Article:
In this study, we present the amino acid sequence of a hyaluronidase-like (BpHyase) protein deduced from a cDNA obtained from B. pauloensis venom gland transcriptome. Interestingly, the identification of a single truncated hyaluronidase-encoding EST was achieved in an attempt to clone true hyaluronidase, which may reflect its low representation in the venom when compared to other toxin classes. On the other hand, most snake venom-gland transcriptomes reveal the presence of transcripts corresponding to hyaluronidase[10, 25].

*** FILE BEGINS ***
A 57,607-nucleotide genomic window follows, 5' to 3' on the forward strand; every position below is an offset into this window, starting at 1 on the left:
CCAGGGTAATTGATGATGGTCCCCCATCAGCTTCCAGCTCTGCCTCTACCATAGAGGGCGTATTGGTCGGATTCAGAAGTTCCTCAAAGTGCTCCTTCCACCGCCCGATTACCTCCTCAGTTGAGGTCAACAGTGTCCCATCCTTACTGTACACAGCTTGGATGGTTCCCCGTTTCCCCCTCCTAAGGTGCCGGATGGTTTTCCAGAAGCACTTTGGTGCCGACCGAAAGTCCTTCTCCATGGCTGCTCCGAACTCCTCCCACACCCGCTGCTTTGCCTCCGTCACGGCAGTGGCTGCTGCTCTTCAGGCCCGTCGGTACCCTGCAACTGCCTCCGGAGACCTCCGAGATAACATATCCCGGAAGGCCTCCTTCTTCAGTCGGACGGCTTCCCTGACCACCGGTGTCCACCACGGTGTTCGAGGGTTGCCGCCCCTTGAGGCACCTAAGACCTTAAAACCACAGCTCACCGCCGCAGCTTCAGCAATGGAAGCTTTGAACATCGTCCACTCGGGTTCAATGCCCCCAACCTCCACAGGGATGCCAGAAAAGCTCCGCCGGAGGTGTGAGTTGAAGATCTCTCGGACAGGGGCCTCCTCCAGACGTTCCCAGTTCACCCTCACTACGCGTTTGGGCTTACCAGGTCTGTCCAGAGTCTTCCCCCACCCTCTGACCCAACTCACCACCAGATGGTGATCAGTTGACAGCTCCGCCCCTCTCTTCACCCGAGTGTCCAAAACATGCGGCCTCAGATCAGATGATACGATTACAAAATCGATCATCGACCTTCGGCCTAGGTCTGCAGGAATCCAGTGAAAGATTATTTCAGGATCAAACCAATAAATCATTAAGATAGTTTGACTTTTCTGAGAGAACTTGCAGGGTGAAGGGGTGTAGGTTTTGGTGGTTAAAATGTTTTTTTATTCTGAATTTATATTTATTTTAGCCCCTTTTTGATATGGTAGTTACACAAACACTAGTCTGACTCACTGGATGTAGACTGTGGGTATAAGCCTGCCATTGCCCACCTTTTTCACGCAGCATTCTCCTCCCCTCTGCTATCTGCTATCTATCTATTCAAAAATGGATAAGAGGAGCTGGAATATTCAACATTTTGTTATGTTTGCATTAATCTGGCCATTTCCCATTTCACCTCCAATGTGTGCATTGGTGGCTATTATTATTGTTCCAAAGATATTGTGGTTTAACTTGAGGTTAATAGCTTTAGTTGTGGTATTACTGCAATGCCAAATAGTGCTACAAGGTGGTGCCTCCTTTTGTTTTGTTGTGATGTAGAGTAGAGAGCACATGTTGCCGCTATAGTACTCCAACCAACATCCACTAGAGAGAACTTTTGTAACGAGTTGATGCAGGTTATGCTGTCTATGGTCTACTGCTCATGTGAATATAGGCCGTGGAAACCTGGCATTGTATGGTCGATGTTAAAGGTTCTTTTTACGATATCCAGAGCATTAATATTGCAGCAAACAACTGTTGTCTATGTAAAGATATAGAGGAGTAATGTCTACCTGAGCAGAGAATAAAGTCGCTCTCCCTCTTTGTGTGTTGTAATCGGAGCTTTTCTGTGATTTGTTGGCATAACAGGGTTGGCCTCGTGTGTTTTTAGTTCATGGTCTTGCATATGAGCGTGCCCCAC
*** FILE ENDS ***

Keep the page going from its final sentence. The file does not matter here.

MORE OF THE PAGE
Three cDNA variants of truncated hyaluronidase from Echis pyramidum leakeyi, Echis carinatus sochureki and Bitis arietans venom glands were already identified: Hy-L-1000 that encodes the consensus amino- and carboxy-termini with a central deletion of 256 residues, Hy-L-750 that lacks the consensus amino-terminus and Hy-L-500 that lacks the amino-terminus and encodes a shorter carboxy-terminal segment. Hy-L-1000 is probably translated into a protein without enzymatic activity, while Hy-L-750 and Hy-L-500 represent non-translated transcripts due the absence of an essential translation initiating motif. The inferred protein-coding sequence of BpHyase was classified into the Glycol-Hydro-56 superfamily by protein BLAST analysis, and the highest identity (88%) was presented by truncated hyaluronidase from Echis carinatus sochureki venom (GenBank: ABI33950) (Figure 2). In order to confirm its identity, BpHyase was aligned by ClustalW algorithm against other reported hyaluronidase-like sequences from snake venoms, in which the highest sequence identities (above 86%) were observed for Hy-L-1000 truncated hyaluronidases, revealing that BpHyase presents the same residue deletion pattern as these molecules.